Fish oils found in species like trout, salmon and tuna have been linked with a lower risk of heart disease and Alzheimer’s. The most recent revisions to the Dietary Guidelines for Americans in 2010 recommend people substitute high-fat protein sources with more seafood, including fatty fish. However, a new study in the Journal of the National Cancer Institute suggests that these fish fats may not be good for everyone’s health. In the trial, those men with high concentrations of marine-derived omega-3s in their blood showed a 43% higher risk of developing prostate cancer than those with the lowest levels.

Dr. Theodore Brasky, a research assistant professor at The Ohio State University Comprehensive Cancer Center and the study’s lead author said the nutrients commonly found in fish fight potentially damaging inflammation, however they may also increase oxidative damage in the DNA cells – similar to the effects of stress, that may produce fertile ground for cancers to grow. “We have this tendency to talk about good foods and bad foods, good nutrients and bad nutrients,” said Brasky. Brasky’s work suggests that omega-3 fatty acids may have both positive and negative effects on the body.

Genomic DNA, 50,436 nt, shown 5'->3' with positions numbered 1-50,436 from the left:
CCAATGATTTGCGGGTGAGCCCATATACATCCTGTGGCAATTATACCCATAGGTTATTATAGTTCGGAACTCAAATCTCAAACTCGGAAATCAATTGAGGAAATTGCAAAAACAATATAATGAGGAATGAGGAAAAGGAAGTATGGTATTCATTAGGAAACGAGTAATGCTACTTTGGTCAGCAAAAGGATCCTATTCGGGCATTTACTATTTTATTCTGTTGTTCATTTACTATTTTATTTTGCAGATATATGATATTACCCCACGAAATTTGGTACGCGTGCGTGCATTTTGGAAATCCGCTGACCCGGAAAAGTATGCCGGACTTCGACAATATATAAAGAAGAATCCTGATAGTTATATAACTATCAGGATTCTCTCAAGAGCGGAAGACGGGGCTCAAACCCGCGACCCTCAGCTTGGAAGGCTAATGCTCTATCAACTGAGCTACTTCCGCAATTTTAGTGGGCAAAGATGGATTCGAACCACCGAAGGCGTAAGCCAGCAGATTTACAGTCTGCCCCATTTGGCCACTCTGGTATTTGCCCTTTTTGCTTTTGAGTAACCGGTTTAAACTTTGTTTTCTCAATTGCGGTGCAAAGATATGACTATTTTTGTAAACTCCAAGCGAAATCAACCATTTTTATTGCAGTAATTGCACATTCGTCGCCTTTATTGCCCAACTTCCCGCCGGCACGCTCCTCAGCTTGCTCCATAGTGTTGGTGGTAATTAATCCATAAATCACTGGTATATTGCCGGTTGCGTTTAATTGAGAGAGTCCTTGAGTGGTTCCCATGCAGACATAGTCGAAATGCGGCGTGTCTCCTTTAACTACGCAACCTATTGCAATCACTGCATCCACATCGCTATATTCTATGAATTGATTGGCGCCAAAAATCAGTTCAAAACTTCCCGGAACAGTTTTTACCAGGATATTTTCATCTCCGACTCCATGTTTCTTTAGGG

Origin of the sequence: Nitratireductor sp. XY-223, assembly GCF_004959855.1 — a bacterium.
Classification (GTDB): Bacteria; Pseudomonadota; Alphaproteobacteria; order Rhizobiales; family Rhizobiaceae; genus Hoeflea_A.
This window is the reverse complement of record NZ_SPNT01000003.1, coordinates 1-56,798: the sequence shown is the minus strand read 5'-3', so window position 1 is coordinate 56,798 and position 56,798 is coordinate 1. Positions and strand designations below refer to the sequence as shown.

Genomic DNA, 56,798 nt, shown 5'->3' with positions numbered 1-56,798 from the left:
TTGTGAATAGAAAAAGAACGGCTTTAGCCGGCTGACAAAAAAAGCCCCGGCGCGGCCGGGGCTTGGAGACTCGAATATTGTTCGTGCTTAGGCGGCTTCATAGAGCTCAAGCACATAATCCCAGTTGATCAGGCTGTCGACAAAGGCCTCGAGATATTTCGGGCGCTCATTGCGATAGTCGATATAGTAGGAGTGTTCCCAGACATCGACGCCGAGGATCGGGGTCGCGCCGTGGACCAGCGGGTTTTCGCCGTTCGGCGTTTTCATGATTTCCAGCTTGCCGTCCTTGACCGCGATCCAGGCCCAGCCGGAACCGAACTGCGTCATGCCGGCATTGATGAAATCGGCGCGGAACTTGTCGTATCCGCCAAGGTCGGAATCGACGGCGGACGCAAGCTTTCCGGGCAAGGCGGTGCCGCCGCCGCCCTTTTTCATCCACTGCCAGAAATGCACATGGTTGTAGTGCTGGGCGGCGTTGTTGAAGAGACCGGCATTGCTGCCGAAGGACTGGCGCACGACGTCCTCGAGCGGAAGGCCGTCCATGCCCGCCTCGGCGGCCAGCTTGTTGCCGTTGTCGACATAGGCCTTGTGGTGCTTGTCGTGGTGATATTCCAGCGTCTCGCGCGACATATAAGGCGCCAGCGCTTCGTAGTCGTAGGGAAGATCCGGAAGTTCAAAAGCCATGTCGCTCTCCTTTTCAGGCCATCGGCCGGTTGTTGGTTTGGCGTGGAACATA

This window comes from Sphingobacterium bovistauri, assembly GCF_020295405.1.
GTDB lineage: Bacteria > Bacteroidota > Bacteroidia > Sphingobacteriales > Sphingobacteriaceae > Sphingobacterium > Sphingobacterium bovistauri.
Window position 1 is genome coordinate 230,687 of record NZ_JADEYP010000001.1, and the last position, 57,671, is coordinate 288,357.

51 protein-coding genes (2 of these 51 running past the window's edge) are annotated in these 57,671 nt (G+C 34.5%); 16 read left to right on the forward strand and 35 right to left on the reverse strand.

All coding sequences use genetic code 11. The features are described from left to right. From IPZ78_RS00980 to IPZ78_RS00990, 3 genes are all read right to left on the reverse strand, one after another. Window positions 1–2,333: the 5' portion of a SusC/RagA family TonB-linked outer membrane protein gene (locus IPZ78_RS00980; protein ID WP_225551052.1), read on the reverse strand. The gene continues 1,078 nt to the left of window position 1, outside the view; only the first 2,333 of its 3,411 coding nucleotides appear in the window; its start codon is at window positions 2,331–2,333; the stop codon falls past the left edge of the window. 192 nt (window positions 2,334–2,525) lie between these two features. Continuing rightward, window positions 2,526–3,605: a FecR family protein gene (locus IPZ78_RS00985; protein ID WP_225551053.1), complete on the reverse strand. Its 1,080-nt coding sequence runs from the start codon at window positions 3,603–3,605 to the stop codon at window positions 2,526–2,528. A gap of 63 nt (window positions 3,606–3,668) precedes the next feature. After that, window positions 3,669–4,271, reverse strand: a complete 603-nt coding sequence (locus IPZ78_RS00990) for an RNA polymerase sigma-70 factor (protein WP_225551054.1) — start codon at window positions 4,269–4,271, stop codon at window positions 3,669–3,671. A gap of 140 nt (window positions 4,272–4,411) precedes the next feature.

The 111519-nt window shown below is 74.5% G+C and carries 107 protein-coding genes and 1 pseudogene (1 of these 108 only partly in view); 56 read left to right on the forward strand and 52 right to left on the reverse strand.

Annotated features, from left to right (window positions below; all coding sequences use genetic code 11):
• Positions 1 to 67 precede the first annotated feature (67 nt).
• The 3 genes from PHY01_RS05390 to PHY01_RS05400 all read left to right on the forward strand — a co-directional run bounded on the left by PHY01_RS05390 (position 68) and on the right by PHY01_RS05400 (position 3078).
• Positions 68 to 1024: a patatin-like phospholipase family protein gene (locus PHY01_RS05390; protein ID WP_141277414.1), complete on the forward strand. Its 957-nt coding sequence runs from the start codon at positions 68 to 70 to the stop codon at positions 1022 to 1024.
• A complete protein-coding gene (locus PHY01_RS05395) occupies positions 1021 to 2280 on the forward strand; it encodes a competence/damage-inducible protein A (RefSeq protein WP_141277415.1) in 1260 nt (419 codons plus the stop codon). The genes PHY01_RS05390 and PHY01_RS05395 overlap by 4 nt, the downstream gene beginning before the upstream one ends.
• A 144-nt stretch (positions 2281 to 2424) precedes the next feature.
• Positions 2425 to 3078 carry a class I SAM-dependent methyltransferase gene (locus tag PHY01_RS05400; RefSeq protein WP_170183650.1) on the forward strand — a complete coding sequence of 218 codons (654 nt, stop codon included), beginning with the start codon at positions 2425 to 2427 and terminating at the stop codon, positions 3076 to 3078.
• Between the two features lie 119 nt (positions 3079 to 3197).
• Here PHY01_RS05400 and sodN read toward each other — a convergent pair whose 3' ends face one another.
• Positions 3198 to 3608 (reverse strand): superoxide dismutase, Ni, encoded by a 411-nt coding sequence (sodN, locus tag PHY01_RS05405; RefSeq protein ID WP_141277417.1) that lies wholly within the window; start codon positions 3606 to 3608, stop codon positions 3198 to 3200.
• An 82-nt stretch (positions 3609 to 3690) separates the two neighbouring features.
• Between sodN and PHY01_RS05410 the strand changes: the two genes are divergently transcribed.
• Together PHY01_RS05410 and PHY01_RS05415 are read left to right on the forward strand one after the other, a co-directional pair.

The study measured omega-3 levels in the participating men – but did not include the mens’ eating habits. Because of this the researchers could not differentiate between the effects of fatty acids from fish from those of supplements. Most of the participants, however, did not take fish oil supplements. Brasky recommends men with a family history of prostate cancer to talk with their doctor about whether fish oil supplements are safe for them. The pills can have concentrated doses of omega-3. Brasky also suggests that men cut down on their fatty fish intake, though not eliminate it entirely.

Andrew Vickers, a statistician specializing in prostate cancer at Memorial Sloan-Kettering Cancer Center believes that fish oil supplements may pose a higher risk for prostate cancer than fish in the diet. “The problem comes when you take components of a diet and put it in a pill,” says Vickers. Though the omega-3 fatty acids may increase oxidative damage to prostate cells, antioxidants, which can be a part of an overall healthy diet that includes fish, fruits and vegetables might counteract these effects. It’s a good idea to check with your doctor about your diet and supplement intake…..  healthland.time.com   7/11/13

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